Craig Willy via Fair Observer | It will be a busy few years for Japan, which hosts the G20 summit on June 28-29 followed by the Tokyo Olympics in 2020. The international attention sparks questions concerning how durable its economic success will be.
Anthony Chan (UBP) | In the run-up with regards to the on-going Sino-US trade talks, we have seen the carrot-and-stick approach from both sides as they leverage their respective negotiating power.
The recent G 20 Summit saw widespread concern over the backlash against free trade. The crude populism gaining momentum in many developed countries has raised the banner against globalisation, depicted as the main culprit for all woes. Those losing their jobs or facing tougher labour conditions openly blame imports and open market access for their misfortune.
MADRID | The Corner | The Financial stability board (FSB) is advocating an increase in regulatory demands of systemic banks: the so-called “too big to fail”. The details will be presented at tomorrow’s G20 meeting, but will effectively mean that more capital and liabilities can automatically be written off in a crisis. The basic requirement will be set at 15-20% of risk-weighted assets by 2019, although the final number will be higher (even more than 25% in certain cases) since lenders have to meet “other regulatory capital buffers,” according to the document, dated Sept. 21, quoted by Bloomberg.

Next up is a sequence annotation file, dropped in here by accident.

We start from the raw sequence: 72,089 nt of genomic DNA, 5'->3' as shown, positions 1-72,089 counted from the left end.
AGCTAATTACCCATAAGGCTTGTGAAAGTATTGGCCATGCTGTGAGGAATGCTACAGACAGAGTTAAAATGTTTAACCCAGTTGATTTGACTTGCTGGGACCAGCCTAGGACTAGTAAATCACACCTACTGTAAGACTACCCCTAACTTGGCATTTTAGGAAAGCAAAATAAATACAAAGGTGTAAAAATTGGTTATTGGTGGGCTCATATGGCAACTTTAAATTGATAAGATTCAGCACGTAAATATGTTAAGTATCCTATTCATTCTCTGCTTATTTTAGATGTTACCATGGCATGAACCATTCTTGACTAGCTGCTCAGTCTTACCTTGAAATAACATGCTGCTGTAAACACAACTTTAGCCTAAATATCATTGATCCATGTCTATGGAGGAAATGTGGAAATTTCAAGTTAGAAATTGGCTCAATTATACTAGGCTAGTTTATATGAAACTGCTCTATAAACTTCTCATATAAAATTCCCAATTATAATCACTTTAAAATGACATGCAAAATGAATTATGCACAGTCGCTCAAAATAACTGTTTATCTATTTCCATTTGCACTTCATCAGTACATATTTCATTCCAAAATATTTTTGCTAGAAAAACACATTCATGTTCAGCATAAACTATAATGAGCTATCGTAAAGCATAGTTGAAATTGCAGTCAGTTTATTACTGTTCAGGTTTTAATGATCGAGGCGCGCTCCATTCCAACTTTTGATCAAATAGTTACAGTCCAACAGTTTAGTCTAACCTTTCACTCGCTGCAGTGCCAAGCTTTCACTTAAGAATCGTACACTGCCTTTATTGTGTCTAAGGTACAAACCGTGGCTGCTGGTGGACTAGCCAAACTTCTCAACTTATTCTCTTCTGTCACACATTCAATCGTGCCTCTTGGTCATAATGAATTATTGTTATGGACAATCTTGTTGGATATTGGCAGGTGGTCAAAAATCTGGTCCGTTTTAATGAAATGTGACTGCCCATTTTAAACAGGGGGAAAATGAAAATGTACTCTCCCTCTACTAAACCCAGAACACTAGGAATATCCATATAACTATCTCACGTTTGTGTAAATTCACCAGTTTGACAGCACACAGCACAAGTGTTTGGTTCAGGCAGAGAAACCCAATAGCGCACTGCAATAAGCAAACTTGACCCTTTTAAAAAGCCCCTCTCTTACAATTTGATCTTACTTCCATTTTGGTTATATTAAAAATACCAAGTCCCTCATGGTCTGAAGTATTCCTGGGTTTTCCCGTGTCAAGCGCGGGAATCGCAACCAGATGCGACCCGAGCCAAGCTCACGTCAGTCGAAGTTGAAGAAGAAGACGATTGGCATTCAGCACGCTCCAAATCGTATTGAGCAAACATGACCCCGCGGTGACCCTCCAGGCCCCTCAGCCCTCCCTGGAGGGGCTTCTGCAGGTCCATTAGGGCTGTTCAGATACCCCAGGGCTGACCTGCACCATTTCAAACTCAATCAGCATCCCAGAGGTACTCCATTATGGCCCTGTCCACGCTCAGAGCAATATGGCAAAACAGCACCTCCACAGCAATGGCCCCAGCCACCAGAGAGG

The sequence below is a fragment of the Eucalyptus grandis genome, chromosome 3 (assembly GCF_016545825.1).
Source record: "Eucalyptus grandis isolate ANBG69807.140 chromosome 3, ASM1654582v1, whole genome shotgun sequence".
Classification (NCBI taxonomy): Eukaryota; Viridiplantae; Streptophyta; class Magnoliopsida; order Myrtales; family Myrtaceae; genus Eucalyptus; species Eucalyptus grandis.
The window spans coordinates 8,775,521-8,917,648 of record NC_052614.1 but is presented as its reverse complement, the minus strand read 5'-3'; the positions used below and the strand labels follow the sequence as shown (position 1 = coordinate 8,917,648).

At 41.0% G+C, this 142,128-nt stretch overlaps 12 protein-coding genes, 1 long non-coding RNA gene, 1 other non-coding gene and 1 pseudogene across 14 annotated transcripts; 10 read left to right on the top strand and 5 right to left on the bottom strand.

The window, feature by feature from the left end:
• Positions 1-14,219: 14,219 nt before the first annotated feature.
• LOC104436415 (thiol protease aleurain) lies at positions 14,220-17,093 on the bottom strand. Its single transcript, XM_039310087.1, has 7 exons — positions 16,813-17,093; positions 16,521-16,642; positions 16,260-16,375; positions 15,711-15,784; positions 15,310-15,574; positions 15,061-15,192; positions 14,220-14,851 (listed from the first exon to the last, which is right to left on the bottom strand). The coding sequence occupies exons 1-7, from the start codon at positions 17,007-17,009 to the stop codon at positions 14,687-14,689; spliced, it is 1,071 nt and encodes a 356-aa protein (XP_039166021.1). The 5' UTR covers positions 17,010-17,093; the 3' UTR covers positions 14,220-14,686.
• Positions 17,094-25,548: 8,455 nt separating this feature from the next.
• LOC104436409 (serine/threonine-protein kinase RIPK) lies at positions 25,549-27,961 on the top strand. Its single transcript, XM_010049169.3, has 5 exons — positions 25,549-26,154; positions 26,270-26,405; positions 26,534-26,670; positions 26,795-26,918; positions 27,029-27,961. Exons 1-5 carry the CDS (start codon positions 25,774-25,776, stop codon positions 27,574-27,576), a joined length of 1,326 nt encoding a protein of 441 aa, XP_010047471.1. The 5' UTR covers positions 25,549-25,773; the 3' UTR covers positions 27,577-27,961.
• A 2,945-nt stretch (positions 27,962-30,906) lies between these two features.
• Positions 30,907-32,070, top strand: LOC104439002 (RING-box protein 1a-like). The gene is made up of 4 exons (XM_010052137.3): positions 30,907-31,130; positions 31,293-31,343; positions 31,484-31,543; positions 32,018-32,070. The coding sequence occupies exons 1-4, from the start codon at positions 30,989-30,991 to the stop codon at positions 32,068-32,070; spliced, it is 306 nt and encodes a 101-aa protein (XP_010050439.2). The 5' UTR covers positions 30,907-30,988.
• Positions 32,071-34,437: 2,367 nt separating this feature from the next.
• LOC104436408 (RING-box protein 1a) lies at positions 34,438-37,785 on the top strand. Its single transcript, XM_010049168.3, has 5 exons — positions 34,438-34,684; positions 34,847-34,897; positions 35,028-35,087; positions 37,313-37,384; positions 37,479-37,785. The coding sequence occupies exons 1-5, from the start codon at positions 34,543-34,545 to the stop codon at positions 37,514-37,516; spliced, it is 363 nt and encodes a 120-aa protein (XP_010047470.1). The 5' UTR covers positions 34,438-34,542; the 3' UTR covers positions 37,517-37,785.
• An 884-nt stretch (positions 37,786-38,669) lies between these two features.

MADRID | By A.A. | Saint Petersburg, G20 summit. Forget fiscal havens and banking regulation: the only relevant issue seems to be the eventual operation in Syria. Should it take place before Saturday, many would regret it. The only positive collateral effect in the author’s view is that it would help Istambul to host the 2020 Olympic Games.